Bible translations into the languages of India

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North Indian languages[edit]

East Indian languages[edit]

Northeast Indian languages[edit]

Dravidian languages[edit]

THEYYAM MANCHEYAATHAAYINA KATHE Theyyam Mancheyaathaayina Kathe, the Translation of the New Testament in the Paniya language was pioneered and presented by Bro. Mathews Vergis to the Paniya tribe on 30 December 2008. The Paniyas have historically worked as agricultural laborers. The Paniyas are mainly found in the borders of Kerala and Mysore, with a dwindling population of about approximately 120,000. Initially only the Gospel of Luke was translated and presented to the tribe. The Paniya language has no script of its own and hence Bro. Dr. Mathews Vergis has used the Malayalam script to present the Word of God in the language of their heart.

Bible Translation into Jennu Kuruba Language: Vasa Nyama, the Translation of the New Testament in the Jennu Kuruba language was pioneered and presented by Bro. Mathews Vergis to the Jennu Kuruba tribe on 10 September 2015. People of the Jennu Kuruba tribe are traditionally honey gatherers and are found in forests in Southern central India. Since the forests are getting slaughtered and synthetic honey is replacing natural honey, the tribe is decaying and the people are getting scattered. Initially only the Gospel of Mark was translated and presented to the tribe. The Holy Spirit guided Bro. Dr. Mathews Vergis to complete and present the entire New Testament because of the earnest and eagerness of the Jennu Kuruba believers, though few in number. The Jennu Kuruba language has no script of its own and hence Bro. Dr. Mathews Vergis has used the Kannada script to present the Word of God in the language of their heart. Incidentally this is the first piece of literature in print ever since the existence of this tribe on earth.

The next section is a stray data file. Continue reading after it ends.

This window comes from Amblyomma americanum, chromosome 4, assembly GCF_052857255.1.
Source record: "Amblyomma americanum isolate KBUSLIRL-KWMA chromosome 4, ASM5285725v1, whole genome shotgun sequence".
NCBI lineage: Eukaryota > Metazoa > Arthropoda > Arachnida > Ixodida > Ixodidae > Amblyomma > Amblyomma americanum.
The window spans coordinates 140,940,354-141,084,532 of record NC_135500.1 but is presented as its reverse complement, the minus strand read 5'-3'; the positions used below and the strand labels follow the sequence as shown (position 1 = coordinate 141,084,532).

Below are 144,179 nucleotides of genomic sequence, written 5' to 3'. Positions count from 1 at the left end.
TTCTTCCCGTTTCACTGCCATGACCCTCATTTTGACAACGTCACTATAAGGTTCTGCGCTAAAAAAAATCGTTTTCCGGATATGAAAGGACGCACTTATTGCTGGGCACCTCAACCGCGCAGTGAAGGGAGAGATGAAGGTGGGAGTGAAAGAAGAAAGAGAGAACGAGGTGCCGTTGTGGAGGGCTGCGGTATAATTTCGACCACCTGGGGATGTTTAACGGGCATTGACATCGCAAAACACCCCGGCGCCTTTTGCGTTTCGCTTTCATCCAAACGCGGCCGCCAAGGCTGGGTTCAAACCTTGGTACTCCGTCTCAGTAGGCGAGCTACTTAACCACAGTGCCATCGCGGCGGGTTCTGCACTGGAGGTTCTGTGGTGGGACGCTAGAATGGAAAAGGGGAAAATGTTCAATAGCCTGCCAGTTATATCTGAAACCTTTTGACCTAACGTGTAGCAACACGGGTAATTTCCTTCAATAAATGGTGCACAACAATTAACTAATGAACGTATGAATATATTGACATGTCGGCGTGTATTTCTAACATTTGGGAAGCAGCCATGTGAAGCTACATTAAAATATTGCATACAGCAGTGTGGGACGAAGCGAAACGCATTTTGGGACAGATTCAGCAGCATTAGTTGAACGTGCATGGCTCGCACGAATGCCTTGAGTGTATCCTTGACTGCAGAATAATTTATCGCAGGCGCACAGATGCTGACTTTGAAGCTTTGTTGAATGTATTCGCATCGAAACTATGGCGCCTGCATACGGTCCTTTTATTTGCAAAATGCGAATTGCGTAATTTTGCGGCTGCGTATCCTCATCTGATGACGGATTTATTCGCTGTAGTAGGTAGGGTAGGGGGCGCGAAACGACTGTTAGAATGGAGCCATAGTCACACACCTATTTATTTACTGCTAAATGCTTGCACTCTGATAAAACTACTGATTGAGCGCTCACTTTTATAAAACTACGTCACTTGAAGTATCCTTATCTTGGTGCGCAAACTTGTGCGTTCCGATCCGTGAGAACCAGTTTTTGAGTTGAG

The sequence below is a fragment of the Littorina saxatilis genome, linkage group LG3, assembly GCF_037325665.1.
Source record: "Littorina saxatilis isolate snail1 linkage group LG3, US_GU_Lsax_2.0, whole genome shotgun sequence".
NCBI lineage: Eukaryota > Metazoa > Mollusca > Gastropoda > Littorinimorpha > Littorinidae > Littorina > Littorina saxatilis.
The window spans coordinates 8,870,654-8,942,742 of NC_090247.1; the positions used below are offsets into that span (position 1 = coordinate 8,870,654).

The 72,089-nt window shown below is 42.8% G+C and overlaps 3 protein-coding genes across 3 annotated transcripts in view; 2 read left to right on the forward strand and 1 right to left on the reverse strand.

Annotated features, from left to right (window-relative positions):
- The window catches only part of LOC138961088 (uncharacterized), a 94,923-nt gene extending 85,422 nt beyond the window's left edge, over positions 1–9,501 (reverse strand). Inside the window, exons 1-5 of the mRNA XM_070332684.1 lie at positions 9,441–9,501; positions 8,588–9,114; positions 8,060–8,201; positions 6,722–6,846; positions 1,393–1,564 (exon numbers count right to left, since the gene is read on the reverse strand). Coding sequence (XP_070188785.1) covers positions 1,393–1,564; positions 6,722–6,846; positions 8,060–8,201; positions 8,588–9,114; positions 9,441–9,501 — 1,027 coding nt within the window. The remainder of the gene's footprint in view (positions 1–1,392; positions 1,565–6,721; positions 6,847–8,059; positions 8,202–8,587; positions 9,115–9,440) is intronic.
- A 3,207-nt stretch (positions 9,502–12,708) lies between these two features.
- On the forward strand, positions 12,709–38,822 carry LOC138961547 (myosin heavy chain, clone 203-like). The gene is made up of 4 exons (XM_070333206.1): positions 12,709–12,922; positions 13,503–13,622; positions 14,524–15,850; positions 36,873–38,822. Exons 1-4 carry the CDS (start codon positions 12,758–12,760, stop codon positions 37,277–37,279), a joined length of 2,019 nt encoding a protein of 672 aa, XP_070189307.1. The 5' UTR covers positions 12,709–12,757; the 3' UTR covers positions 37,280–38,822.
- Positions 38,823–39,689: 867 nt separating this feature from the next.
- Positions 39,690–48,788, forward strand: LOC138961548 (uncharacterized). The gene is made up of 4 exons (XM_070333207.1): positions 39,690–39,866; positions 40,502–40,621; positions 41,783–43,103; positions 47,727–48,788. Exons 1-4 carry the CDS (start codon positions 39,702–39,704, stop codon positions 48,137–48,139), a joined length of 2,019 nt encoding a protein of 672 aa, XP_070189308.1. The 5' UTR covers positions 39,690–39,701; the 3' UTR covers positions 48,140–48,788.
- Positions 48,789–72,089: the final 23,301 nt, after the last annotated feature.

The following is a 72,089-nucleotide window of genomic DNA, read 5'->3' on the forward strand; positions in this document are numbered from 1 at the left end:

Bible Translation into Benjara Language: Navo Karar, the translation of the New Testament in the Benjara language of the Benjara ethnic tribe was pioneered and presented by Bro. Dr. Mathews Vergis on 12 August 2015. The people of the Benjara tribe migrated from Afghanistan and settled in Rajasthan, India long ago. They were salt merchants and suppliers of bullocks. Being nomadic in nature, they spread to different parts of India, namely Karnataka, Andhra Pradesh, Telangana, and Maharashtra. In Karnataka they are known as Lambanis and in other places as Lambadis. Among these states, the state of Karnataka has about a million Lambanis – the highest in India. The Benjara language has no script and the people are familiar with the language of the home states. Thus Kannada script is used to present the Word of God to the Lambanis to understand the Word in the language of their heart. This is the first piece of literature in print in the Benjara language.

Bible Translation into Kulu Language: Markana Nalla Shuddhi, the translation of the 'Gospel according to Mark' in the Kulu Language spoken by the ethnic Korama and Koracha tribes of South India, was pioneered by Bro. Dr. Mathews Vergis and was presented to the tribe on 28 December 2015. Though the language is spoken by around 200,000 of people belonging to the Koracha and Korama tribes, it failed to find a place in the dictionary of Indian tribal languages along with scores of other tribal languages recorded in the Census taken by the Government of India a decade and half ago. It was the request of the believers of the Koracha and Korama tribes that propelled Bro. Dr. Mathews Vergis to pioneer the translation of the Gospel according to Mark into the Kulu language. Incidentally this is the first piece of literature in print ever since the existence of the Koracha and Korama tribes on earth.

References[edit]

  1. ^ "The Holy Bible in the Sanscrit Language ...". Archive.org. Retrieved 7 December 2014. 
  2. ^ "The Bible in Sanskrit". Sanskritebooks.org. Retrieved 7 December 2014. 
  3. ^ "The Bible in Tulu". Worldscriptures.org. Retrieved 7 December 2014. 
  4. ^ https://web.archive.org/web/20120324021301/http://www.holybiblefoundation.org/home/tulu-bible. Archived from the original on 24 March 2012. Retrieved 5 April 2012.  Missing or empty |title= (help)